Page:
Current Pharmaceutical Design

William A. Banks  
VAPSHCS/GRECC S-182
Building 1, Room 810A
1600 S. Columbian Way
Seattle, WA 98108
USA

Back

Antiviral Role of Toll-Like Receptor-3 Agonists Against Seasonal and Avian Influenza Viruses

Author(s): J. P. Wong, M. E. Christopher, S. Viswanathan, X. Dai, A. M. Salazar, L.-Q. Sun, M. Wang.

Abstract:

The divergence and antigenic shifts in influenza viruses represent significant challenges for the development of effective vaccines and antiviral drugs against influenza viruses. In view of current challenges and/or deficiencies in the influenza pandemic influenza preparedness, novel antiviral strategies which are robust and can respond to constant viral mutations, are particularly needed to combat future pandemic threats. Toll-like receptor-3 (TLR-3) is an integral part of the hosts innate immune system and serves as an important signaling pathway for the recognition of dsRNA for the triggering of antiviral and inflammatory responses to combat viral infections. This review examines dsRNA including Poly ICLC and liposome-encapsulated Poly ICLC (LE Poly ICLC) as TLR-3 agonists for their antiviral activity against seasonal and highly pathogenic avian influenza (HPAI) viruses. Furthermore, their roles in attenuating the antiviral and inflammatory cytokines in the host will also be explored. Preclinical studies in experimental animals suggest Poly ICLC and liposome-encapsulated Poly ICLC are safe and offer broadspectrum protection against both seasonal and HPAI viruses, as well as other respiratory viruses including respiratory syncytial virus and SARS. Preliminary results from recent studies suggest these drugs up-regulate the production of interferons (-α, -β, and – γ), and tumor necrosis factor (TNF-α) but downregulate some proinflammatory cytokines including IL-2 and IL-4. Taken together, these results suggest these TLR-3 agonists have a promising role to play as safe, effective and broadspectrum anti-influenza drugs that could complement other antiviral drugs to combat seasonal, zoonotic and pandemic influenza viruses. The clinical safety of these drugs and their efficacy in pre-clinical studies may provide sufficient justification for regulatory agencies to consider their fast track development for use in future outbreaks of pandemic influenza or of other emerging respiratory pathogens.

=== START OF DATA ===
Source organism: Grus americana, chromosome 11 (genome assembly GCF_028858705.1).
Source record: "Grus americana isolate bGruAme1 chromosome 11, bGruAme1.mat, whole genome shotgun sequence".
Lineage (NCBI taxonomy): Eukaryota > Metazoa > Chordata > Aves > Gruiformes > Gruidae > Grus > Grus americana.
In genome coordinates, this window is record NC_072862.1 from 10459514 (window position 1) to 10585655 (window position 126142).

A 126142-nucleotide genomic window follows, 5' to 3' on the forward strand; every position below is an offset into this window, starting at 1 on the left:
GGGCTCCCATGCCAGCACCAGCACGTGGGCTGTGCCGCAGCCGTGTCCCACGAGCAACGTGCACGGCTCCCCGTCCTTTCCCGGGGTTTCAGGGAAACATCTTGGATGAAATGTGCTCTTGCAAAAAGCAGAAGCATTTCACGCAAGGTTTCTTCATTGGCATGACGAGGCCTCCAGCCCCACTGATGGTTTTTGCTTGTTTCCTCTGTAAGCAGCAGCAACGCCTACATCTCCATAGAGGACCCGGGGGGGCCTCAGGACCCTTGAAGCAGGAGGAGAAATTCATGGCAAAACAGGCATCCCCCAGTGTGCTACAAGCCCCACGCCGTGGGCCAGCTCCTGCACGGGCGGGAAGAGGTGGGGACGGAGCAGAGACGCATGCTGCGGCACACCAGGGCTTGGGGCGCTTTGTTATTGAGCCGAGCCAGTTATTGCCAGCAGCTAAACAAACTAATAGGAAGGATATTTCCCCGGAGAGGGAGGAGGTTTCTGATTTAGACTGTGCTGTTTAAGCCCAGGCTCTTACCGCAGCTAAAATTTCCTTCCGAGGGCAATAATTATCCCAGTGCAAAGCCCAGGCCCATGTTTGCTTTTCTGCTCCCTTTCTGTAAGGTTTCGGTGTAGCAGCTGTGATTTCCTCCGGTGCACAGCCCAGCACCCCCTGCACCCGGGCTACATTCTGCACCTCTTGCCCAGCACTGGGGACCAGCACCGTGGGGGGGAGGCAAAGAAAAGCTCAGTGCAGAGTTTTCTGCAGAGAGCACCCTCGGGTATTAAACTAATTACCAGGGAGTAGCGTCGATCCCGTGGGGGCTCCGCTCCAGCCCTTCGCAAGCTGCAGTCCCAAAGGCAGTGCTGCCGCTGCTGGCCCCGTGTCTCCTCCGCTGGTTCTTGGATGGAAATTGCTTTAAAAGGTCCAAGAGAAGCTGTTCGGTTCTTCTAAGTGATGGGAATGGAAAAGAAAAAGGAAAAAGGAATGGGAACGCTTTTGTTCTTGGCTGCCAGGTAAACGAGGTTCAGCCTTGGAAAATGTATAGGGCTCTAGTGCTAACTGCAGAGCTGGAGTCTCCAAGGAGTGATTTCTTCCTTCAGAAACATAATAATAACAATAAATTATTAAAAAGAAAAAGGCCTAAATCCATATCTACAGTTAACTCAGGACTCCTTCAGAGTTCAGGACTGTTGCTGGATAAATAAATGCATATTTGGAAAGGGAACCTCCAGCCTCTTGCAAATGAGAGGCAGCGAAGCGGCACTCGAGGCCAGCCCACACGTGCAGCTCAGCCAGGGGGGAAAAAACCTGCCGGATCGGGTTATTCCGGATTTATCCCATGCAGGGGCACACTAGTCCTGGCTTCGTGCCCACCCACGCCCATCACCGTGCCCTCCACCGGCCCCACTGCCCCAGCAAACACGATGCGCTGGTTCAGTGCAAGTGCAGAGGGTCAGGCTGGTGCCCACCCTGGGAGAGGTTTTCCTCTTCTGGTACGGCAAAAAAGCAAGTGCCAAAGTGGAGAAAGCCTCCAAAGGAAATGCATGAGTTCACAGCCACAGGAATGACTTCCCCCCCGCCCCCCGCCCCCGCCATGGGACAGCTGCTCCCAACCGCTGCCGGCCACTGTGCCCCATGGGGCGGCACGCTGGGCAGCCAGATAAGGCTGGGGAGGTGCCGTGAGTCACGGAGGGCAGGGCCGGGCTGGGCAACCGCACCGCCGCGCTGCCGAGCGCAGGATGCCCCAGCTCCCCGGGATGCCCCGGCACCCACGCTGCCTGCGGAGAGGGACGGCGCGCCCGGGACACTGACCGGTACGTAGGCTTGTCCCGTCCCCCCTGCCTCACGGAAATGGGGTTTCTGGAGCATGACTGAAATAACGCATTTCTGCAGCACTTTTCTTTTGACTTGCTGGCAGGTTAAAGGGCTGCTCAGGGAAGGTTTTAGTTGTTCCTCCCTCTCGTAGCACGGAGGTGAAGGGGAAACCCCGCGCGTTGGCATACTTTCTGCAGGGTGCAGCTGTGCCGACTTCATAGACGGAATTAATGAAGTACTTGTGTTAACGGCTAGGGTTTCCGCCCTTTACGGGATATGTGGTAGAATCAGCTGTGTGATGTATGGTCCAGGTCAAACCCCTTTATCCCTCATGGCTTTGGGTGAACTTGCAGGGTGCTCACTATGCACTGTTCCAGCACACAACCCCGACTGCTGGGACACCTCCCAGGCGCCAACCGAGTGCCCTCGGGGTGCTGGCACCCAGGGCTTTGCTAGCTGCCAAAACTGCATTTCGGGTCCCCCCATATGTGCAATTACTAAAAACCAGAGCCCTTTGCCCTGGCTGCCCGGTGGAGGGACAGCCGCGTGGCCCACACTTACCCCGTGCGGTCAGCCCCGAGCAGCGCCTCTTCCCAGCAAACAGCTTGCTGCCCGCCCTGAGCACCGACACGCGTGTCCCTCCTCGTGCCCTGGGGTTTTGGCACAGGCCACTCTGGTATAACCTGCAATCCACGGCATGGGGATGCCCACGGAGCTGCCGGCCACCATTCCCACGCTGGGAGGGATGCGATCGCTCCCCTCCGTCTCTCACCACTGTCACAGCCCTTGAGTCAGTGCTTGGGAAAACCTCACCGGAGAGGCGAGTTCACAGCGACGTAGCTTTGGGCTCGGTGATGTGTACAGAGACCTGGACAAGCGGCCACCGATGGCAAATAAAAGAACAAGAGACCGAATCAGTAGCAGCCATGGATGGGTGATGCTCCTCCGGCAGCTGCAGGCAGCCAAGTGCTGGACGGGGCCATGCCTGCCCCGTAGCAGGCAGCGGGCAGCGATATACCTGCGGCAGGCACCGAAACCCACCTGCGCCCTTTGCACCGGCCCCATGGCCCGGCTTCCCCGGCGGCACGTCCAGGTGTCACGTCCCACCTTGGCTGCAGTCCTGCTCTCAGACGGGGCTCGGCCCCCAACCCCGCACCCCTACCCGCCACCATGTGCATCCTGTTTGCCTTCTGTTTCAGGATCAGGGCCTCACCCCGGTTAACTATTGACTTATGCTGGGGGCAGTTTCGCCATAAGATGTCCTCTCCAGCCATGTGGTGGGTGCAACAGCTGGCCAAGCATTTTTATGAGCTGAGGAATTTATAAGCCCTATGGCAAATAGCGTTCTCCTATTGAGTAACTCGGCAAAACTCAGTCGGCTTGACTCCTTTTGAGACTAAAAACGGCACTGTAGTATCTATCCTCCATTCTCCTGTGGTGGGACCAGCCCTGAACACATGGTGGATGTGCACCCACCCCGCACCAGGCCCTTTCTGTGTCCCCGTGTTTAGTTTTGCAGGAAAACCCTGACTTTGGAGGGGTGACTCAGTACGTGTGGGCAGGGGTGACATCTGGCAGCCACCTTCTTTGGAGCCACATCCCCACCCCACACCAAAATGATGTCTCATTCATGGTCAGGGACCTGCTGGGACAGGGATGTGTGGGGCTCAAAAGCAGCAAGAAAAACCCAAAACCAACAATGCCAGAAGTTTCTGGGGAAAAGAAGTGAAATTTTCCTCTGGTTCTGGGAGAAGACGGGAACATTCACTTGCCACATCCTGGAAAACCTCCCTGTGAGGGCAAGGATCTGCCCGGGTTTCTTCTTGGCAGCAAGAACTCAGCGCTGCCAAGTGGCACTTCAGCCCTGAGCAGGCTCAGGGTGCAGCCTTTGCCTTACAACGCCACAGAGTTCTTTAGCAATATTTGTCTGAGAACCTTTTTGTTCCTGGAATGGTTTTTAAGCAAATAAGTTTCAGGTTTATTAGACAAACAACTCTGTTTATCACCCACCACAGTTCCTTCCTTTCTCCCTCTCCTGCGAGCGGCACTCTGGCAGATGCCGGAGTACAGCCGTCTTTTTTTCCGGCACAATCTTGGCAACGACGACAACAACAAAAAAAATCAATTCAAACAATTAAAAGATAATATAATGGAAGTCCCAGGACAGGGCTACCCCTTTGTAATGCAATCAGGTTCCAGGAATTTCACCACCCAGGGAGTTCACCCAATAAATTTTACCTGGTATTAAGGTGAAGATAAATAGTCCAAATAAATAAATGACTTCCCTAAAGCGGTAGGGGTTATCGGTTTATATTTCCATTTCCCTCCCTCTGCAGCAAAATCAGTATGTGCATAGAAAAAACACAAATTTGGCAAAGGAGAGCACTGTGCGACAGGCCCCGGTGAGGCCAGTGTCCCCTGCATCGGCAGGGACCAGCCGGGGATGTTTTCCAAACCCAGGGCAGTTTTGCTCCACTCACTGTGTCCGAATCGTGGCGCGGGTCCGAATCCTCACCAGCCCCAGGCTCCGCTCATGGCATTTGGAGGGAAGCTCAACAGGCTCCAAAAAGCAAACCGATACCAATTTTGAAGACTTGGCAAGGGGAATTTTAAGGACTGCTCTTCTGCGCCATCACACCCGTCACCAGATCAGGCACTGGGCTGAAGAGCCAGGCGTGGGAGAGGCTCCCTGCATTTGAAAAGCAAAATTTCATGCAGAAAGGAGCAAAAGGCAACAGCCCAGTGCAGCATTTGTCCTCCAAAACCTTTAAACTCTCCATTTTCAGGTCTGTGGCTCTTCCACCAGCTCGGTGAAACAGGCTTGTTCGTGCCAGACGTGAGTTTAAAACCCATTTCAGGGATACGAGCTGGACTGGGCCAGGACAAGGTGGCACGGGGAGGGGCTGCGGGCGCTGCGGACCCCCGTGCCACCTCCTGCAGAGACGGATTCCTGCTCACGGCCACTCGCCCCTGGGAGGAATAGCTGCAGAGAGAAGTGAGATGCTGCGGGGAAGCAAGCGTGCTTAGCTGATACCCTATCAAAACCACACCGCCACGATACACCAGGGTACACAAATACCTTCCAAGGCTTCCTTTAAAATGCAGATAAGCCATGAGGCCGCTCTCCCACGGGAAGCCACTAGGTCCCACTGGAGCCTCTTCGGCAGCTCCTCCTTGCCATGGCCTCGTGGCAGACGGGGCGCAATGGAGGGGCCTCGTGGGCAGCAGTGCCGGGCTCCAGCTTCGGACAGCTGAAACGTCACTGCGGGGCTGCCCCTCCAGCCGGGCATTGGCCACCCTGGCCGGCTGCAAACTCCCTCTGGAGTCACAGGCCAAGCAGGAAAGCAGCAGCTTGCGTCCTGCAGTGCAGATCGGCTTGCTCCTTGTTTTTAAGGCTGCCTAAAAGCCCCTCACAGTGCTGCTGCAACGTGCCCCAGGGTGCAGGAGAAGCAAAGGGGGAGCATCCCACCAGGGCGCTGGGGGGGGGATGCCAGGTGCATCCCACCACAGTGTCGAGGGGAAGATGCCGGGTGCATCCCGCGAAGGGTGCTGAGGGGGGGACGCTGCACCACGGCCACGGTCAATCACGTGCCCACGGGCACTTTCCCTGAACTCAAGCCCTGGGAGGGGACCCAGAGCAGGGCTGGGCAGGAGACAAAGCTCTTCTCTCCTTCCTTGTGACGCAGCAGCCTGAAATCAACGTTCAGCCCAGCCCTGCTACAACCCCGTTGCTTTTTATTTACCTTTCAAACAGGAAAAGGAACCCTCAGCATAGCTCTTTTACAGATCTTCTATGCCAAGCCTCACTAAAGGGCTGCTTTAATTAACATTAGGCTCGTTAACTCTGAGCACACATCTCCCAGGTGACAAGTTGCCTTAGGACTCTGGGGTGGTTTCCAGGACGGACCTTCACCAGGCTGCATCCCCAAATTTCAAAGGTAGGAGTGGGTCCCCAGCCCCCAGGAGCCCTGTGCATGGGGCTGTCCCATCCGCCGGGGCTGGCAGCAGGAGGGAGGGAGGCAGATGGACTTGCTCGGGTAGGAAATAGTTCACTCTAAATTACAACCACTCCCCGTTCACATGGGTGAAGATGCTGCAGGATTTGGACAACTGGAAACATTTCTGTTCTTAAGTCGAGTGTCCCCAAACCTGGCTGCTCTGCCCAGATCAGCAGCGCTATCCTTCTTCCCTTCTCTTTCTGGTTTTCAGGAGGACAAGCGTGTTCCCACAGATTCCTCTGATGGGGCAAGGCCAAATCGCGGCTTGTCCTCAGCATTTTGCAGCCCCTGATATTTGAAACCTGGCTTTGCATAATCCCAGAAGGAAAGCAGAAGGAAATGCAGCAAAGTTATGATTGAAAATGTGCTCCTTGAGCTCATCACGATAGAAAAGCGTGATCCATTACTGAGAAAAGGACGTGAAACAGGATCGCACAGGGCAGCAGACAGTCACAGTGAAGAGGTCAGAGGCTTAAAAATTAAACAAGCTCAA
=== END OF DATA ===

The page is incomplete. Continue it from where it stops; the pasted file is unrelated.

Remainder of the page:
Order Reprints Order Eprints Rights & PermissionsPrintExport

Article Details

VOLUME: 15
ISSUE: 11
Year: 2009
Page: [1269 - 1274]
Pages: 6
DOI: 10.2174/138161209787846775
Price: $58